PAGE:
The Price of Popularity

Emma Groves, Staff Writer

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From the first puff of a cigarette or Juul, the swell of nicotine in the lungs becomes a feeling of exhilaration that many battle to release to gain back the control it’s won over them. The staggering effects of vaping have placed Juul at the “epicenter of a national debate,” claims Joshua Bright, journalist for the New York Times. “On one side stands longtime adult smokers who celebrate the device as the aid that finally helped them quit smoking. On the other side are teenagers who have never smoked a cigarette but who have swiftly become addicted to Juul’s intense nicotine hits.”

This week, the Food and Drug Administration tried to find a balance between the two, issuing restrictions that only allow stores to sell a few of the flavored e-cigarettes from locations that are inaccessible to buyers under the age of 18; however, it stopped short of previous threats to ban stores from selling flavors altogether. The corporation was drawn aback by the extremities of teenage vaping. According to the 2018 National Youth Tobacco Survey, released this past week, the current amount of middle and high school students who currently vape has grown to about 3.6 million.

The F.D.A. is evaluating whether Juul Labs intentionally marketed its devices towards youth. This past Tuesday, Juul Labs broadcasted that it would stop its social media promotions and suspend store sales of many of its flavors with the exception of tobacco, menthol and mint.

One pod of Juul’s flavored liquids contains an amount of nicotine roughly equivalent to one pack of cigarettes. This can be a benefit to addicts who get the nicotine fix they so seek without the carcinogenic smoke from cigarettes. But the impact on teenagers, whose brains are still developing, is troubling.

“Nicotine may disrupt the formation of circuits in the brain that control attention and learning,” claims Dr. Rachel Boykan, an executive member of the American Academy of Pediatrics’ section on tobacco control. “And there is a higher risk of them subsequently becoming tobacco smokers.”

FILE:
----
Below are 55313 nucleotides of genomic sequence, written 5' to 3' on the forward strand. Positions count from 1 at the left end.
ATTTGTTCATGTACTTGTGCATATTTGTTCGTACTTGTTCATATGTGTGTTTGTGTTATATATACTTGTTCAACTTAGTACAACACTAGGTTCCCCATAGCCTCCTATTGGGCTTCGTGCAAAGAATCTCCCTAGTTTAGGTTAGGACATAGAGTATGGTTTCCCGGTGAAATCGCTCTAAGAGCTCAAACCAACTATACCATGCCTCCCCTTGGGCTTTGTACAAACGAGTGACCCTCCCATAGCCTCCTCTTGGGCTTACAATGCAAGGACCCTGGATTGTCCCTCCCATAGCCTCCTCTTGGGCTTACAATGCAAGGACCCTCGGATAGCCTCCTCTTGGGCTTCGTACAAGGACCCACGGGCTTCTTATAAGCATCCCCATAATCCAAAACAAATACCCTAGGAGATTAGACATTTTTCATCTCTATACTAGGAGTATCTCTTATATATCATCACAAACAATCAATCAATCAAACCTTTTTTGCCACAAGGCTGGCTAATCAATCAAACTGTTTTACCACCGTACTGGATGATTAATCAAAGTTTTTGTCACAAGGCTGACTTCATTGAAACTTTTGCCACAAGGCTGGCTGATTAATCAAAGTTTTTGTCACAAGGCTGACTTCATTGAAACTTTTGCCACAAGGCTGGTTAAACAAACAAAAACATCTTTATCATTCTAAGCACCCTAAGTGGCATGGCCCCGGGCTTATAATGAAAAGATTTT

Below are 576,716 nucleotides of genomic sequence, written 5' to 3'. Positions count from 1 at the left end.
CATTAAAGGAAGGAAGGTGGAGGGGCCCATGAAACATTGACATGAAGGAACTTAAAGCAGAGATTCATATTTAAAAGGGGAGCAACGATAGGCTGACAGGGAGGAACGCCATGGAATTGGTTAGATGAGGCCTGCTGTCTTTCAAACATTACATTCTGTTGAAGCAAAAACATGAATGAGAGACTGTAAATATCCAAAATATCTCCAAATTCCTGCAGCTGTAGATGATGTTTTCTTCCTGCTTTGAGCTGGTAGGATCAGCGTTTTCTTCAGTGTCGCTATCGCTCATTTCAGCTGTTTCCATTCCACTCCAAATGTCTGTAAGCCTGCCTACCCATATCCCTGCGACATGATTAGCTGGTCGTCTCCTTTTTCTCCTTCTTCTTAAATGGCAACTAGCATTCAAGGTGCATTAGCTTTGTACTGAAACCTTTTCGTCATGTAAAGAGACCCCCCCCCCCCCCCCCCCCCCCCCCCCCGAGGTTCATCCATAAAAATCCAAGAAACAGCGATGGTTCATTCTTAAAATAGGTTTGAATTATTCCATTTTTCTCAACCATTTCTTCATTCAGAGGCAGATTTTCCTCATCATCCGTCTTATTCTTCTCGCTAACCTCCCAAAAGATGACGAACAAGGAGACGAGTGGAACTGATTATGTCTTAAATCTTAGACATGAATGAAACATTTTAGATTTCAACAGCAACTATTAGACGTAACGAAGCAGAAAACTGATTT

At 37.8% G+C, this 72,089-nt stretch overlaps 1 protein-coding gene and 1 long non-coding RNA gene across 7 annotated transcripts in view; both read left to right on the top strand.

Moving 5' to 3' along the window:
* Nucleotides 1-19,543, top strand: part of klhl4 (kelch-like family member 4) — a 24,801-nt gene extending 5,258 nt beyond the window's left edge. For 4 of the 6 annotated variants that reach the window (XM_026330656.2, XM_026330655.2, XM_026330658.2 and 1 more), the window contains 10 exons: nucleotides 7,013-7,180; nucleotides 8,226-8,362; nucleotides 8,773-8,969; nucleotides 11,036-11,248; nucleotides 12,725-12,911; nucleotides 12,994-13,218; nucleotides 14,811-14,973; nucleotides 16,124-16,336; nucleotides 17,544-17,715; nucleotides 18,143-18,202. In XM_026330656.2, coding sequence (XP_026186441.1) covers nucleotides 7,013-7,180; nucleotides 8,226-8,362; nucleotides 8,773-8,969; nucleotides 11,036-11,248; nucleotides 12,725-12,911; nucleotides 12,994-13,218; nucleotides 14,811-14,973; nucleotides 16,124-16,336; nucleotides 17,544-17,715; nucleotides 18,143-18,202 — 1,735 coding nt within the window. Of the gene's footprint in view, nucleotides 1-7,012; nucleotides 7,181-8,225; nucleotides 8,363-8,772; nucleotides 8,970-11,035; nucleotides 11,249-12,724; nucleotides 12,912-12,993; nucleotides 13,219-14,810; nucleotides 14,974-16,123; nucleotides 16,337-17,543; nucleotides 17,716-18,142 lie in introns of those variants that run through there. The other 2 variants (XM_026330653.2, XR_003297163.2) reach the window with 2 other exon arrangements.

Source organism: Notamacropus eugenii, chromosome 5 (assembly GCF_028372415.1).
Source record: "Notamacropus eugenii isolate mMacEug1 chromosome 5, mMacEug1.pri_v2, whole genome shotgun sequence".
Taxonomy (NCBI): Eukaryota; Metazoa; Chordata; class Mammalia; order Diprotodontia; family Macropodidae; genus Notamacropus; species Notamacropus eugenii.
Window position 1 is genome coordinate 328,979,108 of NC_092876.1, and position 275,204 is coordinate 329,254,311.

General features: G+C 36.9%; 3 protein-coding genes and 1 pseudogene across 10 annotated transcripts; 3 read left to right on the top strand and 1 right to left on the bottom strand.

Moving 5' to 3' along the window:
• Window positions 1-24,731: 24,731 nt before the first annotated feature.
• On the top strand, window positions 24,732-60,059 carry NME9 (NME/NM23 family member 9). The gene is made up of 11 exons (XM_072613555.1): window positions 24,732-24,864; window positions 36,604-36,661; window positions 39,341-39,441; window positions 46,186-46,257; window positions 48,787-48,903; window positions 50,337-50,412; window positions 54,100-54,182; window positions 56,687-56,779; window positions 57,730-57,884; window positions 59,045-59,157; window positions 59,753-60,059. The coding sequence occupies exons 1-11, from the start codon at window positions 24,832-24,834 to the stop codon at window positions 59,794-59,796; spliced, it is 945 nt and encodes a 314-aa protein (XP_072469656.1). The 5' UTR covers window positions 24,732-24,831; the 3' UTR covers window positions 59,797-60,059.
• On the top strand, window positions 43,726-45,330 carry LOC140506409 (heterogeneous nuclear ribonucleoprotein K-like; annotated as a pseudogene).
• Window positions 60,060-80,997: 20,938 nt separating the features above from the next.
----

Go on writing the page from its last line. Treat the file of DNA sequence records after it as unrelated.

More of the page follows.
While the research has not been thoroughly examined due to the products newer to the assembly line, some research suggests disturbing risks. A combined project between Duke and Yale’s Tobacco Center of Regulatory Science, found that when “popular flavors are added to a common solvent in the vaping liquids, they produce chemicals that irritate airways and lungs.” A 2016 study in the journal Chest said that “smoking e-cigarettes has an effect on the heart and arteries which, while was not as pronounced as that of combustible cigarettes, was still distinctive.”

However staggering the medical costs may be, many teenagers still see it as a risk they are willing to take to fill a certain role to which they can tie their identity to. In doing so, it costs them much more than money, but teachers and parents can often be clueless to their student’s or child’s usage as its odor-free nature can be virtually undetectable even if one were to walk into the room the second after they exhaled.

Essentially, smoking, at any level, age or type can only lead to health complications, addictions and an extreme waste of money better spent on improving one’s future; however, the choice will forever remain up to the individual. No amount of research or law restriction can limit the overall choice of the user, but the awareness of the effects, costs and concerns of such products can certainly change minds, hearts and lives for the better. With this in mind, I implore you: would you rather be the most popular kid in school who because of their choice to use such products will die young and most likely wheeze until their final breath, or the valedictorian who focuses their time, attention and energy to their future to seal their successful place in the rapidly changing world?